[whatwg] about rich internat applications
Didier PH Martin
martind at netfolder.com
Tue Jun 8 13:02:11 PDT 2004
> In response to your second con... what do you honestly think is better: A
> company that can install a (free, btw) server mod (php) and have their
> site work on all clients, or a company that makes all their clients
> install a plugin of their own? The obvious answer is that it is better to
> be on the server side. There are other things to consider, too. It is much
> easier for a company to have freedom of open/closed source when the
> technology is server side. Everything suddenly becomes more secure. Yes,
> there is more overhead on the server, granted. Do you think that Linux +
> PHP + Apache + WebForms is going to be slower than Longhorn + IIS + XAML?
> I doubt it. I doubt it highly.
I do not see the incentive to switch to xforms id everything is handled on
the server side. Developers have what they want on the server side with JSP,
ASP, PHP and tutti quanti.
And yes Longhorn + IIS + XAML will be faster than PHP + Apache + WebForms.
Also the apps will be a lot richer, this, at least with the current state of
web technologies. Without a client implementation that can compete against
Microsoft, I wouldn't bet on the new specs at Las vegas....
> I do a lot of web applications programming, and server side technologies
> have done nothing but make it easier. I joined this mailing list to be
> sure that a "regular" programmer is around. Too many times standards
> groups get lost in speculation and end up with something that isn't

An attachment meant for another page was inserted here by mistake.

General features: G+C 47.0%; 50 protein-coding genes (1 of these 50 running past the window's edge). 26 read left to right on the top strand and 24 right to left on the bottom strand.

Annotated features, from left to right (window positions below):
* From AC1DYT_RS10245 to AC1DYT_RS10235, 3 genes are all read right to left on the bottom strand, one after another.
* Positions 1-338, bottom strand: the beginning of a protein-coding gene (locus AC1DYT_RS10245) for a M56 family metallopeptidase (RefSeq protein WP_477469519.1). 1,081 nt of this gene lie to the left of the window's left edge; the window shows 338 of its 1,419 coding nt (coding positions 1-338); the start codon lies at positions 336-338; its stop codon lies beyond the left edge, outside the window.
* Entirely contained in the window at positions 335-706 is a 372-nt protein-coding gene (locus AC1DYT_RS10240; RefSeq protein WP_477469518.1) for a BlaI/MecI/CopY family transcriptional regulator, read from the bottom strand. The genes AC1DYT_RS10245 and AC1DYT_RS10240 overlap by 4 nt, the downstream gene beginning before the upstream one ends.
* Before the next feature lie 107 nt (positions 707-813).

> usable. As far as I'm concerned, client side technology is too insecure.
> When the user's browser chooses how to interpret my code, it may come up
> with a different result than I had intended. Server side, I know the worst
> it can do is morph how my page looks.
It depends Preston on how the apps is written, and the end browser. I have
to say that with the latest incarnation of Mozilla I have been impressed.
Personally, as a real programmer, I tend to use an XML base language to
encode the model, associate it with a XSLT template to transform it into an
assembly if XHTML and EcmaScript on the client side. Off course I do not
send the whole model but a fragment of it. I also used a fragment of the
model to be sent back to the server to update the collective model. In some
ways the apps is model driven. The good point is: for intranets (not
internets since I do not control the end browser) I use the power sitting on
I see an interest to new specs only if at least a browser implements it.
Otherwise it's only talk without walk.
Didier PH Martin
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